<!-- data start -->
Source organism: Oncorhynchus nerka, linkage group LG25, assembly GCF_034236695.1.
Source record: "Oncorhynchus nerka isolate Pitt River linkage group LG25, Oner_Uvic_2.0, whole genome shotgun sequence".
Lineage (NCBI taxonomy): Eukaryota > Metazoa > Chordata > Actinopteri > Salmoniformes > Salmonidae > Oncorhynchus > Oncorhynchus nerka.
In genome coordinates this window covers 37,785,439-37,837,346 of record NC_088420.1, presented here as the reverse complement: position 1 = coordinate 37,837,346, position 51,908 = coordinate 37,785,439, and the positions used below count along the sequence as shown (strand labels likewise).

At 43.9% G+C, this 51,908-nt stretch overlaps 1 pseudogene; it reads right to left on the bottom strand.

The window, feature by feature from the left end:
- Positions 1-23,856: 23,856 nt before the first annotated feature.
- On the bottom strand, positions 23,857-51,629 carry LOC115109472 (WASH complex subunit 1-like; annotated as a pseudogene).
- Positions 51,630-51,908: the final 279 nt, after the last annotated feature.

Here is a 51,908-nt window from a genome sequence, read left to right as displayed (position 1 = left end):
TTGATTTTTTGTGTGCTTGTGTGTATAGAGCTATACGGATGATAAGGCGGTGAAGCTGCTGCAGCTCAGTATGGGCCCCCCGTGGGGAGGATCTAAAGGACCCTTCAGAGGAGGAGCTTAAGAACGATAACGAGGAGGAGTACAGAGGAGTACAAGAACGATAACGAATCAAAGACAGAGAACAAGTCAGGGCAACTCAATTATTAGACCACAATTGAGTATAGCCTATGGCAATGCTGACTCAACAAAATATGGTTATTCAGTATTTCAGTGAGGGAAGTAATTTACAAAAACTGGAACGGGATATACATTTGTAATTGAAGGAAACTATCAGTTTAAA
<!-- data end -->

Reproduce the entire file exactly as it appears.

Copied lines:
Source organism: Oncorhynchus nerka, linkage group LG25, assembly GCF_034236695.1.
Source record: "Oncorhynchus nerka isolate Pitt River linkage group LG25, Oner_Uvic_2.0, whole genome shotgun sequence".
Lineage (NCBI taxonomy): Eukaryota > Metazoa > Chordata > Actinopteri > Salmoniformes > Salmonidae > Oncorhynchus > Oncorhynchus nerka.
In genome coordinates this window covers 37,785,439-37,837,346 of record NC_088420.1, presented here as the reverse complement: position 1 = coordinate 37,837,346, position 51,908 = coordinate 37,785,439, and the positions used below count along the sequence as shown (strand labels likewise).

At 43.9% G+C, this 51,908-nt stretch overlaps 1 pseudogene; it reads right to left on the bottom strand.

The window, feature by feature from the left end:
- Positions 1-23,856: 23,856 nt before the first annotated feature.
- On the bottom strand, positions 23,857-51,629 carry LOC115109472 (WASH complex subunit 1-like; annotated as a pseudogene).
- Positions 51,630-51,908: the final 279 nt, after the last annotated feature.

Here is a 51,908-nt window from a genome sequence, read left to right as displayed (position 1 = left end):
TTGATTTTTTGTGTGCTTGTGTGTATAGAGCTATACGGATGATAAGGCGGTGAAGCTGCTGCAGCTCAGTATGGGCCCCCCGTGGGGAGGATCTAAAGGACCCTTCAGAGGAGGAGCTTAAGAACGATAACGAGGAGGAGTACAGAGGAGTACAAGAACGATAACGAATCAAAGACAGAGAACAAGTCAGGGCAACTCAATTATTAGACCACAATTGAGTATAGCCTATGGCAATGCTGACTCAACAAAATATGGTTATTCAGTATTTCAGTGAGGGAAGTAATTTACAAAAACTGGAACGGGATATACATTTGTAATTGAAGGAAACTATCAGTTTAAA